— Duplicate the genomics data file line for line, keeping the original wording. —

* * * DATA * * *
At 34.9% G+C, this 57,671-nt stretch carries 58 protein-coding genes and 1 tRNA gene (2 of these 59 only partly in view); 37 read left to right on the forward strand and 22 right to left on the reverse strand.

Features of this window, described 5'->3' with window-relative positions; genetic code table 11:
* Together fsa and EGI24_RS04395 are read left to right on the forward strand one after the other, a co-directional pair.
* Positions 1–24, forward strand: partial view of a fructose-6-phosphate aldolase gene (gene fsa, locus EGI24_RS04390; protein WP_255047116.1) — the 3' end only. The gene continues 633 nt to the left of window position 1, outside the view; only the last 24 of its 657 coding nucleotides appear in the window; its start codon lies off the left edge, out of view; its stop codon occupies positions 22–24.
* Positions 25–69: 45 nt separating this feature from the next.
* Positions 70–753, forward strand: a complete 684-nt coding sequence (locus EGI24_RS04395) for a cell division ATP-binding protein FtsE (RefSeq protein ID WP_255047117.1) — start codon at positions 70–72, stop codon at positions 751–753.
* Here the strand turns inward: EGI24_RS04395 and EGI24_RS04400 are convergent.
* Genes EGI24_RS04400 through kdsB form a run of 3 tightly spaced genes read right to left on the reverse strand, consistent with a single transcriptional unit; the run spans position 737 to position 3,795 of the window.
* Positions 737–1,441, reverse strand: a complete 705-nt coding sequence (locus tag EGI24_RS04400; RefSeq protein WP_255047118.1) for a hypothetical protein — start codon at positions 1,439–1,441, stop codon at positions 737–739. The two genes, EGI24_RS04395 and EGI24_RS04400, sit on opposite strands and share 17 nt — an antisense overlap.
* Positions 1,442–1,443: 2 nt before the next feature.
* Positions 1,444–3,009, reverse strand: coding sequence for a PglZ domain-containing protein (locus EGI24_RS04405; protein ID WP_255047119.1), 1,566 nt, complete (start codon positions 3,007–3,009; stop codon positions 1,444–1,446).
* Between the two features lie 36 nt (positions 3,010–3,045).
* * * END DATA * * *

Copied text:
At 34.9% G+C, this 57,671-nt stretch carries 58 protein-coding genes and 1 tRNA gene (2 of these 59 only partly in view); 37 read left to right on the forward strand and 22 right to left on the reverse strand.

Features of this window, described 5'->3' with window-relative positions; genetic code table 11:
* Together fsa and EGI24_RS04395 are read left to right on the forward strand one after the other, a co-directional pair.
* Positions 1–24, forward strand: partial view of a fructose-6-phosphate aldolase gene (gene fsa, locus EGI24_RS04390; protein WP_255047116.1) — the 3' end only. The gene continues 633 nt to the left of window position 1, outside the view; only the last 24 of its 657 coding nucleotides appear in the window; its start codon lies off the left edge, out of view; its stop codon occupies positions 22–24.
* Positions 25–69: 45 nt separating this feature from the next.
* Positions 70–753, forward strand: a complete 684-nt coding sequence (locus EGI24_RS04395) for a cell division ATP-binding protein FtsE (RefSeq protein ID WP_255047117.1) — start codon at positions 70–72, stop codon at positions 751–753.
* Here the strand turns inward: EGI24_RS04395 and EGI24_RS04400 are convergent.
* Genes EGI24_RS04400 through kdsB form a run of 3 tightly spaced genes read right to left on the reverse strand, consistent with a single transcriptional unit; the run spans position 737 to position 3,795 of the window.
* Positions 737–1,441, reverse strand: a complete 705-nt coding sequence (locus tag EGI24_RS04400; RefSeq protein WP_255047118.1) for a hypothetical protein — start codon at positions 1,439–1,441, stop codon at positions 737–739. The two genes, EGI24_RS04395 and EGI24_RS04400, sit on opposite strands and share 17 nt — an antisense overlap.
* Positions 1,442–1,443: 2 nt before the next feature.
* Positions 1,444–3,009, reverse strand: coding sequence for a PglZ domain-containing protein (locus EGI24_RS04405; protein ID WP_255047119.1), 1,566 nt, complete (start codon positions 3,007–3,009; stop codon positions 1,444–1,446).
* Between the two features lie 36 nt (positions 3,010–3,045).